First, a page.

I have not discovered a way to make a picture of a sheet of white A4 picture look interesting. It should be said that the rest of this blog post is essentially about A4 paper – feel free to click away now.
A summary of tutorial 3 in my cartooning tutorials series, entitled ‘paper’: It doesn’t really matter.
I use Staples ‘Inkjet’ paper. This is because I have found, through experimentation, that the pens I use leave a sharp black line on this paper – it is very smooth – whereas on some papers there is a tiny bit of ‘bleed’, meaning that the lines are not as crisp. It does also seem fairly smudge-resistant compared with other A4 papers. I have a tendency to smudge my ink lines, particularly when erasing, so it is good to minimise this.
In Staples (our local branch at least) you can go in and take a sample sheet of each of their 5 or 6 different A4 papers and try them without needing to buy the whole ream. I did this – took a sheet of each (labelled it of course), then tried drawing, erasing and smudging with a variety of pens. I’m sure lots of other types of paper would do equally well, but this is what I now use. This is for my final drawings I should add – I use a lot of scrap paper of whatever kind for rough drawings, layouts, notes, shopping lists and that kind of thing.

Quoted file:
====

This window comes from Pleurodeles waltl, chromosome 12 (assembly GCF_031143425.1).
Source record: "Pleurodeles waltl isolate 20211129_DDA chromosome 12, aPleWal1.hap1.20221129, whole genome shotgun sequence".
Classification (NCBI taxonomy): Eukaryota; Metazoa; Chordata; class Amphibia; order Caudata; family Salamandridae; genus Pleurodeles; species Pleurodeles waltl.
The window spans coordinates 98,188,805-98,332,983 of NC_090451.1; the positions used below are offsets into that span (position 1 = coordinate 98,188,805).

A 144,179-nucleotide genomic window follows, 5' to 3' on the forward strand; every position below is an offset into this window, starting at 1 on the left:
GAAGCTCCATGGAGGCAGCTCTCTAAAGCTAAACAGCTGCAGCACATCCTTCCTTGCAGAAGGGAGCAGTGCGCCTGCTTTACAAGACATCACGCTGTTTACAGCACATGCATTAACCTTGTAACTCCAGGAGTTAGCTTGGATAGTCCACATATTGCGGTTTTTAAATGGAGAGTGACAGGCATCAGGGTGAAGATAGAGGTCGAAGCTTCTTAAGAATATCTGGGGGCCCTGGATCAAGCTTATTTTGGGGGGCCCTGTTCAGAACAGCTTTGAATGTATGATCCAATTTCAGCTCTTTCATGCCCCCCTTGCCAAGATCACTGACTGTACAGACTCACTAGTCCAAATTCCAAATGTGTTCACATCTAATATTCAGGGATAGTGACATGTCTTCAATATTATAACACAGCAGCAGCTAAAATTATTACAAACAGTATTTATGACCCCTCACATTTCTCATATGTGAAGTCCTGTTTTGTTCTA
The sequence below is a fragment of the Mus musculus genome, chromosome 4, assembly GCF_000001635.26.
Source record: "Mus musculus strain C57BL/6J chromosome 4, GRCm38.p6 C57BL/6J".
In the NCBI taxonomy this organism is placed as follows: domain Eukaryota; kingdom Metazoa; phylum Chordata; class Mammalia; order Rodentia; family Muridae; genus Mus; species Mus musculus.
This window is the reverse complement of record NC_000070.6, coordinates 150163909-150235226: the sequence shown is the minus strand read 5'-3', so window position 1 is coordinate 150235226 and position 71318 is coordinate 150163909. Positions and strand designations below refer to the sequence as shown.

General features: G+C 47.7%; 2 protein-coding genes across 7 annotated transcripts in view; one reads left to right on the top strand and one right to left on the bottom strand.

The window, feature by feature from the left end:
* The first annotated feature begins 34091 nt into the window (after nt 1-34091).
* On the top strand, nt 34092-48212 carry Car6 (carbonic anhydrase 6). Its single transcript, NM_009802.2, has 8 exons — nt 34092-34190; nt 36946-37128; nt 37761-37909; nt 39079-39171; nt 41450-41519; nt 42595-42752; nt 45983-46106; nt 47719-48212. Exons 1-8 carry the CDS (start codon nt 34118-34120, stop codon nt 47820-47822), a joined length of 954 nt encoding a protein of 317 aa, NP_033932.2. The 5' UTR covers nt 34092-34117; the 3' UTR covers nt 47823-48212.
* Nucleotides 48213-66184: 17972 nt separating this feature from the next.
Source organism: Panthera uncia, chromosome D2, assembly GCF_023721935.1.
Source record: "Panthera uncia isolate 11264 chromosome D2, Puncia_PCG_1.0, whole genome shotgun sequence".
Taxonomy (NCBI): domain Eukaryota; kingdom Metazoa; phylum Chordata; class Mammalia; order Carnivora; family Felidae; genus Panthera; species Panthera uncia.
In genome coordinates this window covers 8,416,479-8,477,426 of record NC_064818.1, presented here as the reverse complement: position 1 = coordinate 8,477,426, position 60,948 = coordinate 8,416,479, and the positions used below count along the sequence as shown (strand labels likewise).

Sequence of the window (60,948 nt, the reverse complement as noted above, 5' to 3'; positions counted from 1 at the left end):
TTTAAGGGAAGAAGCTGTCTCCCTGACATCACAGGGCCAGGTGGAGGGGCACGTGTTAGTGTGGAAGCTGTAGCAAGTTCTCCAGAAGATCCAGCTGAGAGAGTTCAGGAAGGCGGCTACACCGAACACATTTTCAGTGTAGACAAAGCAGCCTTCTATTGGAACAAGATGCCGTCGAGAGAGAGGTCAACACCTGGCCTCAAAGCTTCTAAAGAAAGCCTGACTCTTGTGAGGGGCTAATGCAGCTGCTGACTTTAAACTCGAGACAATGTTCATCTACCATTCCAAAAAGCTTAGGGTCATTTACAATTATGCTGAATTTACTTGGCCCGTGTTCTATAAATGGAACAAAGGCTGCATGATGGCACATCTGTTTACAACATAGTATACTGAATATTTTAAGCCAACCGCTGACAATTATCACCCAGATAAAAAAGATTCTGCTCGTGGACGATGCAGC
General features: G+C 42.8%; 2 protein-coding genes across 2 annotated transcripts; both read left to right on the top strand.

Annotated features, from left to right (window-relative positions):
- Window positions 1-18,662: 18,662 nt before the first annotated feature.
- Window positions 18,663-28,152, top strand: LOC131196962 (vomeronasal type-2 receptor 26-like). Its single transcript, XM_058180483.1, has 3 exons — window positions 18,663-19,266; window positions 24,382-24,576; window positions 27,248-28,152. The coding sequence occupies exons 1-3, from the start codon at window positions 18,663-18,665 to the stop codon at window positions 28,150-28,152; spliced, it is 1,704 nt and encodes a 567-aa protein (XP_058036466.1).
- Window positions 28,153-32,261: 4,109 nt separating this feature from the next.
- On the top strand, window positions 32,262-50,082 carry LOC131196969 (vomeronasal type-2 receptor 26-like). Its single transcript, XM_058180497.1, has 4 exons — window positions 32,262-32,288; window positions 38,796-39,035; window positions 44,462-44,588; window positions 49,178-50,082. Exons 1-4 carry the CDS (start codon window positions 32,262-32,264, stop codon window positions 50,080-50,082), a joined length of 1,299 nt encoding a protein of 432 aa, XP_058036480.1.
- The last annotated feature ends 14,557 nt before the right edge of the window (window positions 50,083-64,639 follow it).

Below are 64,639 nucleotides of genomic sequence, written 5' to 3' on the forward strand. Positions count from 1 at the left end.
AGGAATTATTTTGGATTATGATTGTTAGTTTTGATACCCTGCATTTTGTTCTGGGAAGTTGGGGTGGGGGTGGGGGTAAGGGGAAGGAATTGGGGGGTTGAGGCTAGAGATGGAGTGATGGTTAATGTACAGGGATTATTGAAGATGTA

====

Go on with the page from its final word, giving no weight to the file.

Important note: do not use Staples Inkjet paper in an inkjet printer – it is entirely unsuitable. I find that it is too smooth and the rollers cannot cannot get a grip, even if I shout ‘get a grip!’
Paper size. I tend to use A4 paper even when doing a larger cartoon, such as a Greenbelt map or my ‘Church Times’ cartoon from last week’s newspaper. I just do the cartoon on two sheets which I tape loosely together when drawing and then separate to scan on an A4 scanner. I join them up again using the editing software on the computer. If my main aim was to sell the originals I would of course not do this. In an ideal world I’d have an A3 scanner, but I don’t have the space for one.
The main thing to say is that it isn’t really the paper that makes or breaks a cartoon. It’s all about the pen. No… sorry, I mean it is all about how good the drawing is. I will get onto that in tutorials 3 to 299.